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For example, benzene has 6 $\pi$ electrons. Which means the p orbitals will be occupied, and only the bonding molecular orbitals. But 1,3-cyclopentadiene has 4 $\pi$ electrons, which means 2 of the 3 molecular bonding orbitals will be occupied. Why does this make it non-aromatic?

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There's 4 criteria for aromaticity: 1. The compound must be cyclic. As in a ring structure of some kind. 2. The compound must be planar. All the atoms making up the ring must be on the same plane. The hybridization of bonds causes this which is why benzene is planar and cyclohexane is not. 3. The compound must be conjugated. Therefore it must alternate between single bonds, double bonds, lone pairs, or empty orbitals. For example, two double bonds in a row mean it is not conjugated. But a single bond connected to an atom with an empty orbital still satisfies the rules of conjugation. Another example, benzene alternates single bonds and double bonds, so it is conjugated. 4. Must satisfy Huckel's rule. So the number of pi electrons must fit in the equation 4n+2, with n being a whole number or 0. So 6=4n+2 works but 4=4n+2 would mean n=1/2 so that does not work.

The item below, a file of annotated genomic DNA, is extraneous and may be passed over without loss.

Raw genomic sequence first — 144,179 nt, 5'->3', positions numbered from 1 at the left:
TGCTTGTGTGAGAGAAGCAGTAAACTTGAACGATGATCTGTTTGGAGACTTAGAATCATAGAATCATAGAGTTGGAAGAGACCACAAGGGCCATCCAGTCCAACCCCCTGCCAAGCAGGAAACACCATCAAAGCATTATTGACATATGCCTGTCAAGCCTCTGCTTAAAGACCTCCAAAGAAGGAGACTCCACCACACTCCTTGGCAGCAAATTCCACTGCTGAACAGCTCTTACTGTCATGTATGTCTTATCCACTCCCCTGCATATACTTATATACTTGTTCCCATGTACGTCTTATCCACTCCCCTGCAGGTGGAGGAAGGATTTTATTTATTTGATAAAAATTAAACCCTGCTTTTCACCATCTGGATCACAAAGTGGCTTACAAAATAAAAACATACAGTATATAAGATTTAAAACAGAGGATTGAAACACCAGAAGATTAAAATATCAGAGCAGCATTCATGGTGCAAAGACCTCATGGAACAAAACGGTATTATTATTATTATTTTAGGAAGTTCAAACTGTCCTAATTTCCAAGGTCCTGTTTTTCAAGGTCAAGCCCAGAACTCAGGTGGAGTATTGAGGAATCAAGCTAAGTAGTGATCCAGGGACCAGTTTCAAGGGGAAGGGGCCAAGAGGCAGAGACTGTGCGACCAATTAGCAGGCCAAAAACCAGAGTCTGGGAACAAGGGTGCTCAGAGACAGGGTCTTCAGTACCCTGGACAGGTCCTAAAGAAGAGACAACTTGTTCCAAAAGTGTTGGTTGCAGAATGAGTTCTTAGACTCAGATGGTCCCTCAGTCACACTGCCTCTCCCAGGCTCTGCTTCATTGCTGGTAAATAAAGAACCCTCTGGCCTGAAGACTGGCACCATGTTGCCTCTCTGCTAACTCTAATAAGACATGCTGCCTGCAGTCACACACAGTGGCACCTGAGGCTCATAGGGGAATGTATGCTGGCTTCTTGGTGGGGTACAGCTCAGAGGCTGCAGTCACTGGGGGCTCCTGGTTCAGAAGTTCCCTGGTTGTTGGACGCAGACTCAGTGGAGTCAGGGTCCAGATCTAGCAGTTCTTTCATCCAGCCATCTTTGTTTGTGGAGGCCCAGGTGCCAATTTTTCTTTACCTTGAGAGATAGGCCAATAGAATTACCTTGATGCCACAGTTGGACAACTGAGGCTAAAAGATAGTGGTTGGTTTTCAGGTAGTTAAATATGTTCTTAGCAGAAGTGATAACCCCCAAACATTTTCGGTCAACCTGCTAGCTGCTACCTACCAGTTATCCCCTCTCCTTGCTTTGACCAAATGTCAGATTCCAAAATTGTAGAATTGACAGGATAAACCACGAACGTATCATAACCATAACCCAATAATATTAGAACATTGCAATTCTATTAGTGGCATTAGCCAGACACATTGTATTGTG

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    $\begingroup$ This is correct, but I believe @terra2322 was asking how aromaticity is explained in the context of MO theory. $\endgroup$
    – Tyberius
    Mar 28 '17 at 3:28
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    $\begingroup$ {4n+2} is such an obsolete way to describe the Huckel number. A compound satisfies Huckel's Rule if it contains an odd number of pi-electron pairs. Done. No more need to confuse the new students. (Not directed at Nick specifically, just trying to get the word out.) $\endgroup$ Mar 28 '17 at 14:07
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    $\begingroup$ @electronpusher I'm a little embarrassed that I never made that connection, but looking at the formula after reading your comment its fairly obvious now that is all the formula is saying. $\endgroup$
    – Tyberius
    Mar 28 '17 at 16:17
  • $\begingroup$ It's ok, I felt that way too. It's still a little known simplification. An excellent example of how cumbersome formalities may persist for historical reasons, even in the face of more efficient and clear ways of presenting information. $\endgroup$ Mar 28 '17 at 21:46
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    $\begingroup$ @electronpusher finally someone agrees with me! I also used to insist on using "odd numbers of electron pairs". More often than not, my peers would count individual electrons, try to use 4n+2; the really long way of finding. $\endgroup$ Apr 27 '17 at 4:03

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